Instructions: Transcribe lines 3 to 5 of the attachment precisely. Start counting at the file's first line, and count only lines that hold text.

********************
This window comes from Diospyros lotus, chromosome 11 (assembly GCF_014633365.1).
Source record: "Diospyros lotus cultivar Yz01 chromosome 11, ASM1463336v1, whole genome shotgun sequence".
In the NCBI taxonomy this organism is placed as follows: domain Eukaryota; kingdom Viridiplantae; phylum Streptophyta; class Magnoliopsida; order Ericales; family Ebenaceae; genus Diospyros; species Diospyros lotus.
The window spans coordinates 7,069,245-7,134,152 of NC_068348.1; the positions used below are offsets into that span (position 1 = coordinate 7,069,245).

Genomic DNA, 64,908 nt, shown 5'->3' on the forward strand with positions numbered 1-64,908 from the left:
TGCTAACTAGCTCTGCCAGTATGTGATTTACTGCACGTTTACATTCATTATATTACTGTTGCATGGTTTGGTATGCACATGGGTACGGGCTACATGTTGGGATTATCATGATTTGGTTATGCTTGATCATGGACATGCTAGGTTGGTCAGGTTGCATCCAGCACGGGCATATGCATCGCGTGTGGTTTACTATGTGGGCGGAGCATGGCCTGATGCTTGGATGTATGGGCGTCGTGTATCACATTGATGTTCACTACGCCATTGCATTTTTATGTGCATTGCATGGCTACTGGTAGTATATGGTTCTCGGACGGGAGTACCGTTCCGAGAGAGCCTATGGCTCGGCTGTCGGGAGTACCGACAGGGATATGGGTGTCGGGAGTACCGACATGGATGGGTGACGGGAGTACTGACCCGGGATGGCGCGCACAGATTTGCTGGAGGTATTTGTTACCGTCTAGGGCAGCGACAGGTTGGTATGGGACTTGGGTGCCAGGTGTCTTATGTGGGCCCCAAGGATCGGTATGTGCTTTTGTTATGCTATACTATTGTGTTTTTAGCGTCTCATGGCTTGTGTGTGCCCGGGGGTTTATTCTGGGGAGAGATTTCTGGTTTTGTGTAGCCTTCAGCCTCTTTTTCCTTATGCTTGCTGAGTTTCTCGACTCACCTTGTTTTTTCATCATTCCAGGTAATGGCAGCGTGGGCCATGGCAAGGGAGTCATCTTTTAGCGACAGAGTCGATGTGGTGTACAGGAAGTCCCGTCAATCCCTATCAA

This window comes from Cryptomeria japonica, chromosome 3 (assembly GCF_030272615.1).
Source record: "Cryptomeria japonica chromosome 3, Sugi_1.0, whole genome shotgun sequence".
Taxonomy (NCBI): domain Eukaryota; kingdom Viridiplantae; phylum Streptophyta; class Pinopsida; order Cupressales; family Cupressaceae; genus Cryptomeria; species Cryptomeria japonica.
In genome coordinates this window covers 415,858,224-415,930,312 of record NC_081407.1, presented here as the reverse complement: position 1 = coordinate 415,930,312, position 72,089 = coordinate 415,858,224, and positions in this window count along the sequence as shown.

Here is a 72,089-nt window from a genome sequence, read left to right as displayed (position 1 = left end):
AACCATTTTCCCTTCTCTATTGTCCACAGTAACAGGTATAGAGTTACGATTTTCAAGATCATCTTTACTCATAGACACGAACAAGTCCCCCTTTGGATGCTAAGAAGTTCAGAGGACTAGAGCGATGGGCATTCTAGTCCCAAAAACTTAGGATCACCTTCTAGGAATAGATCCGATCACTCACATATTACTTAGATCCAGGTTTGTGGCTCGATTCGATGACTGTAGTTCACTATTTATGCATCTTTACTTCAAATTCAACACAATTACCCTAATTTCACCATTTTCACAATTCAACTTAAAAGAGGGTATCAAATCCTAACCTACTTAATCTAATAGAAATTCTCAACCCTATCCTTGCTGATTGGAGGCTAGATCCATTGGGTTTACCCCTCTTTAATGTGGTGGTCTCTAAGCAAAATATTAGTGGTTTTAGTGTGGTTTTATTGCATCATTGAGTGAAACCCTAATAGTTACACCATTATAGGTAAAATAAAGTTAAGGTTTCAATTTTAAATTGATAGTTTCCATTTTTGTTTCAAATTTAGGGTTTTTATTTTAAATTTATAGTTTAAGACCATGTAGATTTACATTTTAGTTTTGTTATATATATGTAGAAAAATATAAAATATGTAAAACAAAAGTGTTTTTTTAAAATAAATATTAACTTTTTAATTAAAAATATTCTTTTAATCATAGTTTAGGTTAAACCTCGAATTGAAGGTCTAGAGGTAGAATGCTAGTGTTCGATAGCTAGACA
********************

In the NCBI taxonomy this organism is placed as follows: domain Eukaryota; kingdom Viridiplantae; phylum Streptophyta; class Magnoliopsida; order Ericales; family Ebenaceae; genus Diospyros; species Diospyros lotus.
The window spans coordinates 7,069,245-7,134,152 of NC_068348.1; the positions used below are offsets into that span (position 1 = coordinate 7,069,245).

Genomic DNA, 64,908 nt, shown 5'->3' on the forward strand with positions numbered 1-64,908 from the left: